Harrack Balramsingh November 30, 2000 From: Across the Divide Board

Apologise for slavery

Please allow me to extend best wishes to all those who assist in organising Emancipation programs because we need to continue to recognise the contribution of those who helped eradicate slavery.

However, history will show that that despite the end of slavery in 1838, traces of this ugly saga still exists in many countries through subtle racism in many forms. I hope that those who have always supported the institution and perpetuation of slavery will own up to their sins.

I read where The Hartford Courant, America's oldest continuously published newspaper, apologised recently for its role in the slave trade in the 18th and 19th centuries. From its inception in 1764 until well into the 19th century, the newspaper ran ads for the sale and capture of people, in effect acting as slave brokers.

The newspaper claimed that the practice of advertising for slaves was commonplace in newspapers prior to abolition. At least the hierarchy of the paper admits that they are not proud of that part of their history and have taken the honourable decision to apologize for any involvement in the slave trade by their predecessors.

The newspaper has gone so far as to call on President Clinton and the United States Congress to issue an apology on behalf of the government. I supported the call because during my many lectures on slavery, I have always made it clear to my students that the descendants of slaves deserve an open apology for the inhumane treatment meted out their forefathers.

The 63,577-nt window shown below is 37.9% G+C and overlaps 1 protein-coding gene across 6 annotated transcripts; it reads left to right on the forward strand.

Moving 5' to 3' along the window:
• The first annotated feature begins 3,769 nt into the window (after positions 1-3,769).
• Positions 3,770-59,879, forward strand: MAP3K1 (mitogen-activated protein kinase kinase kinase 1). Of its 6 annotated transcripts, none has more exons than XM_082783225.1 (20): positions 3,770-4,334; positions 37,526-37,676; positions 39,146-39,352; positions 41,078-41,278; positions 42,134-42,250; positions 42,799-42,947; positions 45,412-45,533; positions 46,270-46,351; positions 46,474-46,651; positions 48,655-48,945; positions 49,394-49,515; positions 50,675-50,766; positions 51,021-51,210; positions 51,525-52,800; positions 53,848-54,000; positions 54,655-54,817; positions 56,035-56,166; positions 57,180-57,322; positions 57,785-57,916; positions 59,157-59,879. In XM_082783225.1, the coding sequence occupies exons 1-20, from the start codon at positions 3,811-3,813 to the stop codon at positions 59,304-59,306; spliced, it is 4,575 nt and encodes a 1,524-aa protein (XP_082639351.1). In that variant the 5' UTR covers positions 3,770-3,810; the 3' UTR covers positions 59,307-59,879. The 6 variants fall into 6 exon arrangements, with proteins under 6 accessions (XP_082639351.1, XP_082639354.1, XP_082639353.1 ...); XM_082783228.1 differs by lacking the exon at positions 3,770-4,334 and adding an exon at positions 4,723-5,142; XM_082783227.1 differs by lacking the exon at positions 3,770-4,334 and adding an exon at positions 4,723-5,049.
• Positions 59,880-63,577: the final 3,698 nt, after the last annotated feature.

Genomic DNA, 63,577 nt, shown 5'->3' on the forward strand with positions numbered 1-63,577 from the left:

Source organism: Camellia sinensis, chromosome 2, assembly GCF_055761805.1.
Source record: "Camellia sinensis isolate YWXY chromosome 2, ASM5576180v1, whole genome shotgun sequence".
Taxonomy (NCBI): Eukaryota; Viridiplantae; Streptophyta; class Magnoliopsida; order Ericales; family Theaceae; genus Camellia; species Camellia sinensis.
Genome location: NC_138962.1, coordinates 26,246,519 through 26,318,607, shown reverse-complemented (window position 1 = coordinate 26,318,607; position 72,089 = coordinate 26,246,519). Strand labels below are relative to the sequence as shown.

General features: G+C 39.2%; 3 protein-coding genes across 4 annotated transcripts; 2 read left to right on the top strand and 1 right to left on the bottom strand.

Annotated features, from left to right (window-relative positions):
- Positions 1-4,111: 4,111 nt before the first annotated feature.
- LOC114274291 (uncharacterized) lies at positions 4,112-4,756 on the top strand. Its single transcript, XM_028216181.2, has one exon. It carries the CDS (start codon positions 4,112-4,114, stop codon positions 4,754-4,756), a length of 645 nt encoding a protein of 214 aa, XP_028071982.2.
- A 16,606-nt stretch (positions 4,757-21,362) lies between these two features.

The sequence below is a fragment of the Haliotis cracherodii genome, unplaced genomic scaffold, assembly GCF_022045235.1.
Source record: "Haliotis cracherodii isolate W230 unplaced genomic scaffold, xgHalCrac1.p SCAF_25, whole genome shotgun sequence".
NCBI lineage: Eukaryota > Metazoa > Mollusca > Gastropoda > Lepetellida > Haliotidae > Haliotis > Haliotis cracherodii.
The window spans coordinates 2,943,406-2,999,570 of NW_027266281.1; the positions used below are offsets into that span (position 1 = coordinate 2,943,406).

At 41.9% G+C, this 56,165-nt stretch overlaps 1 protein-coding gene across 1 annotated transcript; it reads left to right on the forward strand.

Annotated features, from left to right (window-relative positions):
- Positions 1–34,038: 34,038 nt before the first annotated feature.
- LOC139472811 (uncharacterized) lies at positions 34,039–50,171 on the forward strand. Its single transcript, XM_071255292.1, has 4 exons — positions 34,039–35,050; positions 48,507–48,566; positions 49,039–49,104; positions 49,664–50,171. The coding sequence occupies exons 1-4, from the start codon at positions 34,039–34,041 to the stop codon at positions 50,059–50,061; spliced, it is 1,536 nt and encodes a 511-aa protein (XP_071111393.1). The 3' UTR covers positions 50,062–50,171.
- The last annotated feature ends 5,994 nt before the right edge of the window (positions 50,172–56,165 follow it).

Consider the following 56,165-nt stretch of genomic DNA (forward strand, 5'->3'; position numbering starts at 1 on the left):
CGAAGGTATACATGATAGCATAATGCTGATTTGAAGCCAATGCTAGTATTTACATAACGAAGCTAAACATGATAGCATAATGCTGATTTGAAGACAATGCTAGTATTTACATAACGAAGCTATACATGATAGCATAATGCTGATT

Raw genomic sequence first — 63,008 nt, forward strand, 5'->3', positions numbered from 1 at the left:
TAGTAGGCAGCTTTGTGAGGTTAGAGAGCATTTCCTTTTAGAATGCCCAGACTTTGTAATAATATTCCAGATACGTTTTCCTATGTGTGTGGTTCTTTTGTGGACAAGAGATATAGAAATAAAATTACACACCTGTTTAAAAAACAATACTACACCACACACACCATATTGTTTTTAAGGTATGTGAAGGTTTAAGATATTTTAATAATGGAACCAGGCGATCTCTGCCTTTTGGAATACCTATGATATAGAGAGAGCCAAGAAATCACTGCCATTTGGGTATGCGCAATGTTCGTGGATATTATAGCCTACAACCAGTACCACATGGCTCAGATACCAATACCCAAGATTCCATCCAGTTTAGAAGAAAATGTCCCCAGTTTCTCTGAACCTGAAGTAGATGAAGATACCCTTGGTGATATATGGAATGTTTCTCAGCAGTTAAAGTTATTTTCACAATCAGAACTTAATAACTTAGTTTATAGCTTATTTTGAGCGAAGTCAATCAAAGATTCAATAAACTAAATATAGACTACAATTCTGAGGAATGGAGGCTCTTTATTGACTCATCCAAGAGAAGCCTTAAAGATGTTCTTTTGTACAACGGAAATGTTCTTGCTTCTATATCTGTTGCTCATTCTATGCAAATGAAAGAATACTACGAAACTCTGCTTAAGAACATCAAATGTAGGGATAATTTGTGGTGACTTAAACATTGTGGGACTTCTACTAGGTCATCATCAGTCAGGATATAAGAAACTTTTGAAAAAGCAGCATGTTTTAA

While the paper was never pro-slavery, it did not openly embrace emancipation until the Civil War was well under way. Slave ads were an accepted practice in the country's early centuries, and are valued by historians as evidence of the abuse black slaves experienced. The Courant said some of this abuse surfaced in the newspaper ads for runaways.

In the ads, slave owners had to be honest about the condition of the property, describing scars, branding and amputations. While slaves were treated impersonally as a group, their personal descriptions were provided in the ads for runaways. Those ads have become extremely useful to scholars because they are one of the few places that describe slaves physically, their appearance, what type of clothes they wore, whether they were literate, what type of talents they had. The ads had to be effective because there was no photography, so there had to be physical descriptions.


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